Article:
who, with me, has suffered the chilling blasts of adversity, yet hope lingers in this bosom, brightened almost into certainty by the implicit confidence reposed in the virtue of that call which was borne on the gentle breeze of the spirit of God through the dark shades of midnight gloom, ’till it found a mansion in my anxious and enquiring heart, that my feet shall once more press the American soil; and under the shade of her streaming banner embrace again the friends I love. ¶ I never knew that I was, in reality an American, until I walked out one fine morning in Rotterdam along the wharf, where many ships lay in the waters of the Rhine: Suddenly my eye caught a broad pendant floating in a gentle breeze over the stern of a fine ship at half mizzen mast; and when I saw the wide spread Eagle perched on her banner, with the stripes and stars under which our fathers were led on to conquest and victory, my heart leaped into my mouth, a flood of tears burst from my eyes, and before reflection could mature a sentence, my mouth involuntarily, gave birth to these words, “I am an American”— To see the flag of one’s country in a strange land, and floating upon strange waters, produces feelings which none can know except those who experience them. I can now say that I am an American. While at home, the warmth and fire of the American spirit lay in silent slumber in my bosom; but the winds of foreign climes have fanned it into a flame.— I have seen some of the finest specimens of painting and sculpture of both ancient and modern times. The vast variety of curiosities, also, from every country on the globe, together with every novelty that genius could invent or imagination conceive, which I have been compelled to witness in the course of my travels, would be too heavy a tax upon my time to describe, and upon your patience to read. I have witnessed the wealth and splendor of many of the towns of Europe,— have gazed with admiration upon her widely extended plains— her lofty mountains— her mouldering castles,— and her extensive vine yards: For at this Season nature is clad in her bridal robes, and smiles under the benign jurisprudence of her Author. I have also listened to the blandishments, gazed upon the pride and fashion of a world grown old in luxury and refinement, viewed the pageantry of Kings, Queens, Lords and nobles; and am now where military honor, and princely dignity, must bow at the shrine of— clerical superiority. In fine my mind has become cloyed with novelty, pomp and show; and turns with disgust from the glare of fashion to commune with itself in retired meditation. Were it consistent with the will of Deity, and consonant with the convictions of my own bosom; most gladly would I retreat from the oppressing heat of public life, and seek repose in the cool and refreshing shades of domestic endearments, and bask in the affections of my own little family circle. But the will of God be done! Can the Messiah’s kingdom but be advanced through my toil, privation, and excessive labors; and at last sanctify my work through the effusion of my blood! I yield, O Lord! I yield to thy righteous mandate! Imploring help from thee in the hour of trial, and strength in the day of weakness to faithfully endure until my immortal spirit shall be driven from its earthly mansion to find a refuge in the bosom of its God. If the friends in America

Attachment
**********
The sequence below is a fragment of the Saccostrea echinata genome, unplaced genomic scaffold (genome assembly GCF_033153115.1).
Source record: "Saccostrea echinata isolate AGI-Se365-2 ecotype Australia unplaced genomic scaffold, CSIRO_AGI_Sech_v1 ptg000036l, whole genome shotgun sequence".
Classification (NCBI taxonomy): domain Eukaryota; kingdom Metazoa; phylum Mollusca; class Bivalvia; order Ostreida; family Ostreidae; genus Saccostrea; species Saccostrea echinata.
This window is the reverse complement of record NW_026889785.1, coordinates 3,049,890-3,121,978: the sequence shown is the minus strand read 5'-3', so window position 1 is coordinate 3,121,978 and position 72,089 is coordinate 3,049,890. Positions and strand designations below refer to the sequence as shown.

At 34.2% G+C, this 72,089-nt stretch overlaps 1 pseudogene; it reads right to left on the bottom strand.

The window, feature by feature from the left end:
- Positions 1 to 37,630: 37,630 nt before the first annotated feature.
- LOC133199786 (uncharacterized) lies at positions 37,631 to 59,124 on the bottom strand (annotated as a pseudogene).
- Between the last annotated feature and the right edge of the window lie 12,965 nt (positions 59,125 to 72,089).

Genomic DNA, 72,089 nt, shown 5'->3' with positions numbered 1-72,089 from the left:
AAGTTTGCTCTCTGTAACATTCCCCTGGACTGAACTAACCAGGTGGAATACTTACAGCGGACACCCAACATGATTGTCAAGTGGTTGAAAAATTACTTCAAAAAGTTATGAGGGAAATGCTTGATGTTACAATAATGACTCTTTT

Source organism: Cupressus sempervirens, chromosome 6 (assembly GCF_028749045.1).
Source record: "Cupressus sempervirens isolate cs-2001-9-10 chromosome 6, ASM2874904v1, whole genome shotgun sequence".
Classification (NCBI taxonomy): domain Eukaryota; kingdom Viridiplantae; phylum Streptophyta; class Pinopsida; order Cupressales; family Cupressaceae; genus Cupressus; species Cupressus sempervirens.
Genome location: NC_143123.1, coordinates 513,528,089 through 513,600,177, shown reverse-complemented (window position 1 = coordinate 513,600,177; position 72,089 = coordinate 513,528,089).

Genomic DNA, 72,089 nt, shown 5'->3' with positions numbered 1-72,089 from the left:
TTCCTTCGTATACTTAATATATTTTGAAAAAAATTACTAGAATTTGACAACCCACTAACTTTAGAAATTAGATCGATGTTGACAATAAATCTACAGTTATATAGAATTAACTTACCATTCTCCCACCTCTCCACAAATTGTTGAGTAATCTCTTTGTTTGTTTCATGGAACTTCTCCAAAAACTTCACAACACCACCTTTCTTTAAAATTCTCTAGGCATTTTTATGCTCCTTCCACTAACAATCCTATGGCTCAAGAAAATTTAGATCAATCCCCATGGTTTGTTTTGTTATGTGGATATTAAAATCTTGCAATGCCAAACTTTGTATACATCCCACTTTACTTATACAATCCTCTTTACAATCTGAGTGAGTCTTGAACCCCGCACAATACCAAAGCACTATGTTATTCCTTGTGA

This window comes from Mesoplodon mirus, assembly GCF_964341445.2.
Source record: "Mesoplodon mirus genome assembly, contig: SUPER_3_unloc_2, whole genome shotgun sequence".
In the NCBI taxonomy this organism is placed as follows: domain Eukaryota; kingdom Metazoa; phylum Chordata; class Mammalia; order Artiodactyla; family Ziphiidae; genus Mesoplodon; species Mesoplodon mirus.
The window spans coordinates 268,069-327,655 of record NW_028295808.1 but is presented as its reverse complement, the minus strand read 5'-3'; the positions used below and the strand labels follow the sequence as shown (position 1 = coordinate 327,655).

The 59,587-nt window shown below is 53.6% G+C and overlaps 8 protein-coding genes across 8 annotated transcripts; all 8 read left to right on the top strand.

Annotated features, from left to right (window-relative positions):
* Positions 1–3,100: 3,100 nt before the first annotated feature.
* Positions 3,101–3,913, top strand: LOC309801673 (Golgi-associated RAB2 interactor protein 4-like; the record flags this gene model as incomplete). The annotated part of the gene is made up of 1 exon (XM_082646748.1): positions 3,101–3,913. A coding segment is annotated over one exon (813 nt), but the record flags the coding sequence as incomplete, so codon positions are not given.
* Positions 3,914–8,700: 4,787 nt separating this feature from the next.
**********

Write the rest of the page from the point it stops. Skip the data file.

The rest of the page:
North American constitutional republic. Constitution ratified, 17 Sept. 1787. Population in 1805 about 6,000,000; in 1830 about 13,000,000; and in 1844 about 20,000,000. Louisiana Purchase, 1803, doubled size of U.S. Consisted of seventeen states at time ...